Frog Cakes are cherished by Adelaide people as a unique local food. They were introduced by a member of the Balfour family after a trip to Europe. They bear some resemblance to the Swedish Princess Cakes. However since the recipe for these was first published in the 1930s it’s unlikely that they were the direct inspiration for the frogs.
The accepted story of its introduction to the Balfours range is open to question. Wikipedia (yes, Frog Cakes warrant their own Wikipedia entry) asserts that the cakes first appeared in 1922, introduced by Gordon Balfour on his return from overseas. The problem with this story is that Gordon didn’t go overseas until 1928. In fact, in 1922, he was still attending Prince Alfred College in Adelaide. Perhaps it was his father, Jack Balfour, who introduced the Frog Cake after his 1923 trip. He did visit Paris, where French pâtissiers were already making fondant-covered petit fours. So maybe the frog travelled from France to a new home in the antipodes.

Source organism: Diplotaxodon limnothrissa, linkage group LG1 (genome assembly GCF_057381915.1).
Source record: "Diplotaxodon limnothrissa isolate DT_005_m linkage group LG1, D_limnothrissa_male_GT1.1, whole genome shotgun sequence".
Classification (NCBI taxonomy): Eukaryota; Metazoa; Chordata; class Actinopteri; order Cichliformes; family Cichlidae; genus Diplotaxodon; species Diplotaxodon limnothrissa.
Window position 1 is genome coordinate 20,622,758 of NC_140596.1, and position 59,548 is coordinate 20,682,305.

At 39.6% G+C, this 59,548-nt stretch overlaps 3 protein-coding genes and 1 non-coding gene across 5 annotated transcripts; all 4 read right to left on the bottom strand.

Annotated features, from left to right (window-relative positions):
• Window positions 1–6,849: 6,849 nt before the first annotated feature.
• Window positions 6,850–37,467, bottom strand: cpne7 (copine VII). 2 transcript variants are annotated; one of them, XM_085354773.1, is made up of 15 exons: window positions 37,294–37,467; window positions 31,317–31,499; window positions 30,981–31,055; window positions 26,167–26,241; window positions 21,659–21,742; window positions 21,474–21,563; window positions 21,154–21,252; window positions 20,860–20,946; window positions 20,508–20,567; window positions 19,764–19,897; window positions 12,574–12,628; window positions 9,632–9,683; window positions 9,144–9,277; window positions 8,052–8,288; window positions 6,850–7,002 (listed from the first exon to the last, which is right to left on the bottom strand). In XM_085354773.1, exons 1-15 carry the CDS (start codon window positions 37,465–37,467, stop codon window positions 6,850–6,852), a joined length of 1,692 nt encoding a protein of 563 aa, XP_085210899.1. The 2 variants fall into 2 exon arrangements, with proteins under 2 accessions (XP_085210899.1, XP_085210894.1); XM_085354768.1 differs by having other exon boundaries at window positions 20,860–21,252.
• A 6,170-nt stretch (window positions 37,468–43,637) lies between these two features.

Because the cakes were widely imitated, Balfours registered the name and shape of Frog Cakes as a trademark in 2001. For many years they were available only in South Australia. However, Balfours was acquired by San Remo Macaroni Company in 2008 and now have a second factory in Sydney. As a result, the cakes are now available in New South Wales, Queensland and Victoria.
Frog Cakes do not travel well. When I took on the task of writing their company history, Balfours sent me some by courier. Unfortunately, the froggies were travelling during the hottest couple of days of the 2018 summer. And no-one had taken care to put a ‘this way up’ sticker on the package. When they arrived the poor things had been upside down and the green icing had melted. Not the cute little frogs I’d anticipated.